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This wartime Sonata also manifests a spiritual affinity with the large-scale and often elegiac Symphony that Benjamin was about to begin composing, and it contains the bleakest and perhaps the most deeply felt music in the composer's output. The opening E minor Elegy is a chill and desolate meditation whose vein of dissonance and chromatic disquiet are reminiscent of Alban Berg or Frank Bridge; the central section has sinister march music in F sharp minor, driving to an Appassionato e largamente climax with sonorous viola octaves. The transition to the central Waltz, starting with a brief rhapsodic cadenza and then pitting viola pizzicato against piano trills, is powerfully and imaginatively achieved, and the waltz music itself, marked quasi improvisatore and con morbidezza, is a phosphorescent and fretful affair that sustains the dark mood of the opening movement, the viola’s circling triplets suggesting a moth beating its wings against a window, unable to escape. Against it Benjamin juxtaposes a quicker, frostily glittering episode, quoting the urgent march theme, that starts up as if offering a would-be playful contrast, but rapidly turns hectic and sinister, stopping just short of catastrophe. The reprise of the waltz music also refers to the opening Elegy in its impassioned transition to the finale. This is the Toccata, which begins in powerful, almost mechanistic style but soon turns into a chattery and boisterously dancing piece that gives both performers a strenuous work-out while overturning the prevailing moods of the previous two movements and replacing them with one of pugnacious but basically good-humoured determination. The music culminates with a breathtaking coda in E major. This masterly work is one of the finest viola sonatas of the twentieth century.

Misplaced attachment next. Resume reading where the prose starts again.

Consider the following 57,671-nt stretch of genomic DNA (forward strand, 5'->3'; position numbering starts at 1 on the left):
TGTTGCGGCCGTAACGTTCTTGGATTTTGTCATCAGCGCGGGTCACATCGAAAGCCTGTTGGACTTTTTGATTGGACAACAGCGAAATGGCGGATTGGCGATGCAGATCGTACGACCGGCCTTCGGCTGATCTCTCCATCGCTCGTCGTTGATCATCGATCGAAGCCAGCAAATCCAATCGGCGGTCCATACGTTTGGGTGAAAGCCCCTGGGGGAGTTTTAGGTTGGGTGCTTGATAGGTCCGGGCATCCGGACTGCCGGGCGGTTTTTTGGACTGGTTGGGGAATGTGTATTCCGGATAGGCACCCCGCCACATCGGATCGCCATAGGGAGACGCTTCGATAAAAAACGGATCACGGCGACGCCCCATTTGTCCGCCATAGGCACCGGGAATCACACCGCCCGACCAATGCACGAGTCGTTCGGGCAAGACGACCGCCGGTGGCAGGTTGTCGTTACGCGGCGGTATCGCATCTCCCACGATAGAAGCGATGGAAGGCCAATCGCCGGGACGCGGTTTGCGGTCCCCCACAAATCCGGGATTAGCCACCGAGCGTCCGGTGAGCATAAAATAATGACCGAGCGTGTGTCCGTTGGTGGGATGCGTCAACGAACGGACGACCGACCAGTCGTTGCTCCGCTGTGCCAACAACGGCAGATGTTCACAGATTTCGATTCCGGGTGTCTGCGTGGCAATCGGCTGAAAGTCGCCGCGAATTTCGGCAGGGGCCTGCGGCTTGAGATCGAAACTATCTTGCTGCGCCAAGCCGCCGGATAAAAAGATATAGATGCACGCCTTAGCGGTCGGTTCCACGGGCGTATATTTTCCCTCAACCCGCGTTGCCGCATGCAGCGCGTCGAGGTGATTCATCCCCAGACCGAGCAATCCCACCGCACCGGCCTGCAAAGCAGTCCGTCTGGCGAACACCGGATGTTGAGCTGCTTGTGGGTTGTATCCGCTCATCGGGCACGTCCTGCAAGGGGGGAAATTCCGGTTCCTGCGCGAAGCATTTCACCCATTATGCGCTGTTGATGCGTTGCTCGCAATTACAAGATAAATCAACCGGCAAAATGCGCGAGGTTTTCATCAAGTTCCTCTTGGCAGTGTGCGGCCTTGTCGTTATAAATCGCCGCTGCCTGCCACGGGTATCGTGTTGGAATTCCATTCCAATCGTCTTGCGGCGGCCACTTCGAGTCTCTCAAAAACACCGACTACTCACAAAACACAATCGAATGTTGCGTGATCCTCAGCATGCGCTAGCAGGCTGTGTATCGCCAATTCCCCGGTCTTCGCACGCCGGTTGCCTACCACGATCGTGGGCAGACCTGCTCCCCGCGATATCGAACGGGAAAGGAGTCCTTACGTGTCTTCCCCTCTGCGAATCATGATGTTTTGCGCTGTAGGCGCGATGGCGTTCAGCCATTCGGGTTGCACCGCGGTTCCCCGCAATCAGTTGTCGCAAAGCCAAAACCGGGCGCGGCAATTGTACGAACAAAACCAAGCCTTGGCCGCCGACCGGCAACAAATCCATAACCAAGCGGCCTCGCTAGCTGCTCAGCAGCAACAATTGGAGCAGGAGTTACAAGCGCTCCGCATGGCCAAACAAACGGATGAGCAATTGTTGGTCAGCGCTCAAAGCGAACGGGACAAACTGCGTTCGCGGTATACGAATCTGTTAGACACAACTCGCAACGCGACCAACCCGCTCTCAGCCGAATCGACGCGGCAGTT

from notes by Calum MacDonald © 2014
|Benjamin (A): Violin Sonatina & Viola Sonata|
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